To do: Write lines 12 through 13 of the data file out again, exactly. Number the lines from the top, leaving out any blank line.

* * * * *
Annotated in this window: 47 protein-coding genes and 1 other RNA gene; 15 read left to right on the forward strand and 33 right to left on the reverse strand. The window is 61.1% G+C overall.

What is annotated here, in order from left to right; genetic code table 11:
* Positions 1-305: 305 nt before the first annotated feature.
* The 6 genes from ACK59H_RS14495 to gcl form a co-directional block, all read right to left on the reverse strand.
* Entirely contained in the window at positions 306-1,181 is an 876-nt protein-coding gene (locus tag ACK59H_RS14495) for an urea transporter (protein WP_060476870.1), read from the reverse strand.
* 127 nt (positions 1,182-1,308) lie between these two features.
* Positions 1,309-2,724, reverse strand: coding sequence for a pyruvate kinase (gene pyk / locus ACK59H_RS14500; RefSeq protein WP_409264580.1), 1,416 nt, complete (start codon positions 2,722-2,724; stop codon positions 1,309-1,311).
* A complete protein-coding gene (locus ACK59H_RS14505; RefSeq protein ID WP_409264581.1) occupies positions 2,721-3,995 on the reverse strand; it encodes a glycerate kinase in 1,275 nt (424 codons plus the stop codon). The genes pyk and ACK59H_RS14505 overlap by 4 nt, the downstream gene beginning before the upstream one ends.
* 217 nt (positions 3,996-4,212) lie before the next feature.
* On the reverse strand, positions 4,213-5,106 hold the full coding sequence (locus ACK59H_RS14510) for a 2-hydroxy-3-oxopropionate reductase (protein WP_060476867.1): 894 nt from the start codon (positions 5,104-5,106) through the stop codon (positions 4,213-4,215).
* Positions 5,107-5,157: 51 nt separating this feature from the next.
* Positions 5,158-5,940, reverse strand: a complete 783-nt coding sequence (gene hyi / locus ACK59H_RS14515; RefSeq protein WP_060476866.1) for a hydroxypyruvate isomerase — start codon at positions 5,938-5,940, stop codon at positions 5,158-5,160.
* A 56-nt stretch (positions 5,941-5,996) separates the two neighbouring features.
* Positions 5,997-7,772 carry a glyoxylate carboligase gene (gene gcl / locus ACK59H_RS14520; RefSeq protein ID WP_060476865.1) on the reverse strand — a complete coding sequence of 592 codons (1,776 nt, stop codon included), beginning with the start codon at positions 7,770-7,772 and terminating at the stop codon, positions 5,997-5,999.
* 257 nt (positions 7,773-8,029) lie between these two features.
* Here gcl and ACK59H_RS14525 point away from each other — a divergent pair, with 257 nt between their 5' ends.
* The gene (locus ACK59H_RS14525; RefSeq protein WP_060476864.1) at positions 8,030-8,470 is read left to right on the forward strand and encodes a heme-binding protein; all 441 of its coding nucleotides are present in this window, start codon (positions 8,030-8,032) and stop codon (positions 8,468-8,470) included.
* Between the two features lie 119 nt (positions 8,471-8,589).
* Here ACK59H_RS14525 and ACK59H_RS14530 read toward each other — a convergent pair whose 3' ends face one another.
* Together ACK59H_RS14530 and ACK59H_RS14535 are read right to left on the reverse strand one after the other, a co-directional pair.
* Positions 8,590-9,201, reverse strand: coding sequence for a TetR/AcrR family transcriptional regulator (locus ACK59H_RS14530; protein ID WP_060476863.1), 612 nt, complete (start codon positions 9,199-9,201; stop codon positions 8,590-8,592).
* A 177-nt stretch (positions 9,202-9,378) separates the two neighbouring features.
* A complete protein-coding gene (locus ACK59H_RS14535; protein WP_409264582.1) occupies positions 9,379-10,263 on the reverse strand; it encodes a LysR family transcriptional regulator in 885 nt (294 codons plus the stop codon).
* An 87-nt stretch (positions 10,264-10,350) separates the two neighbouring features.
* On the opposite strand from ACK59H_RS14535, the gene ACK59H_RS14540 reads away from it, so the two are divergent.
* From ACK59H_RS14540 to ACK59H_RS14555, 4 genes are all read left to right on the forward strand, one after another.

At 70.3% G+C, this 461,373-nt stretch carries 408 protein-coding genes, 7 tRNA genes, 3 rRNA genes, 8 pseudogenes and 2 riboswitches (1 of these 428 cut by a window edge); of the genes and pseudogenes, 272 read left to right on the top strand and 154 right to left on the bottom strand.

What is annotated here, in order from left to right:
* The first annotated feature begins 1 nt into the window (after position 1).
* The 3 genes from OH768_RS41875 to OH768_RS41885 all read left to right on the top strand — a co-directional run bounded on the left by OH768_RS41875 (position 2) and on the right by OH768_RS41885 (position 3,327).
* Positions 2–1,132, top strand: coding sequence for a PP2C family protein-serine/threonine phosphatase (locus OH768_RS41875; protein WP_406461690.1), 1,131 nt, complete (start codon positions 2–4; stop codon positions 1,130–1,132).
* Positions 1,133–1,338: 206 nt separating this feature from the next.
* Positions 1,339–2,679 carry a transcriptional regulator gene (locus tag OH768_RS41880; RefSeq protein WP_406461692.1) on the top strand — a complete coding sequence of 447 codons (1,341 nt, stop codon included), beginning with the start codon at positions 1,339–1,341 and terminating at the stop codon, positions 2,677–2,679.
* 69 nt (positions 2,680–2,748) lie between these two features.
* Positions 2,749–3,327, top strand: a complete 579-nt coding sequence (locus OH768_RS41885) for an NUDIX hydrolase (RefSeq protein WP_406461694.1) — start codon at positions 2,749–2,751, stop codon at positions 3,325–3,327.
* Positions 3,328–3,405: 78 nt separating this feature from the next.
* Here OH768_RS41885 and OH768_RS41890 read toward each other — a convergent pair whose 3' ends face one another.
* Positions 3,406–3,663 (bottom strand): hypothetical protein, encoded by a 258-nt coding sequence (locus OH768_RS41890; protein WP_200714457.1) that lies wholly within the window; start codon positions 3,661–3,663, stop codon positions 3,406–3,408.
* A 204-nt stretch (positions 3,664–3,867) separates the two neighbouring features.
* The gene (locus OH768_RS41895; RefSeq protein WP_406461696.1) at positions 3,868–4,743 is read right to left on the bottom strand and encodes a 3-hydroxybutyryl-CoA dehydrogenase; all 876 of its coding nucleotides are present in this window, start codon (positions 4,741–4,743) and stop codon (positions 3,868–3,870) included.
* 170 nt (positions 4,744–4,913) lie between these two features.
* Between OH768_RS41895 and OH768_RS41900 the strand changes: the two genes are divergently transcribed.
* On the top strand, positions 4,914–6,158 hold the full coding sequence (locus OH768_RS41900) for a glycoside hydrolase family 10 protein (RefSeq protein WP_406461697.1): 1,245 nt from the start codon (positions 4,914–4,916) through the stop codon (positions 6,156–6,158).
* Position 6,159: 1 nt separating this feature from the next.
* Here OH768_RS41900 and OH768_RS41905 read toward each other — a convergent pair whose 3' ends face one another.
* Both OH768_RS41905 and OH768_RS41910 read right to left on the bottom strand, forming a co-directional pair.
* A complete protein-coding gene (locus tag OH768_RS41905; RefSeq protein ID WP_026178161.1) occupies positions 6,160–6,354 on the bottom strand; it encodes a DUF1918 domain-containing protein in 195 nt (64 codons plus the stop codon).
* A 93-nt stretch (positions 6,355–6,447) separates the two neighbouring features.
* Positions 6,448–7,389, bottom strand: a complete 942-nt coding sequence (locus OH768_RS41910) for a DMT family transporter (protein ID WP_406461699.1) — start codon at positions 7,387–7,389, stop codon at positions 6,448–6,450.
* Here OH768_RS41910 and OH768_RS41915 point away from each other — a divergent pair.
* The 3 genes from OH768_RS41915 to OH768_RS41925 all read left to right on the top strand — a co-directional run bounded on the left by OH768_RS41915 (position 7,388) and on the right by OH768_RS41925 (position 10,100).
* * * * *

* Positions 5,158-5,940, reverse strand: a complete 783-nt coding sequence (gene hyi / locus ACK59H_RS14515; RefSeq protein WP_060476866.1) for a hydroxypyruvate isomerase — start codon at positions 5,938-5,940, stop codon at positions 5,158-5,160.
* A 56-nt stretch (positions 5,941-5,996) separates the two neighbouring features.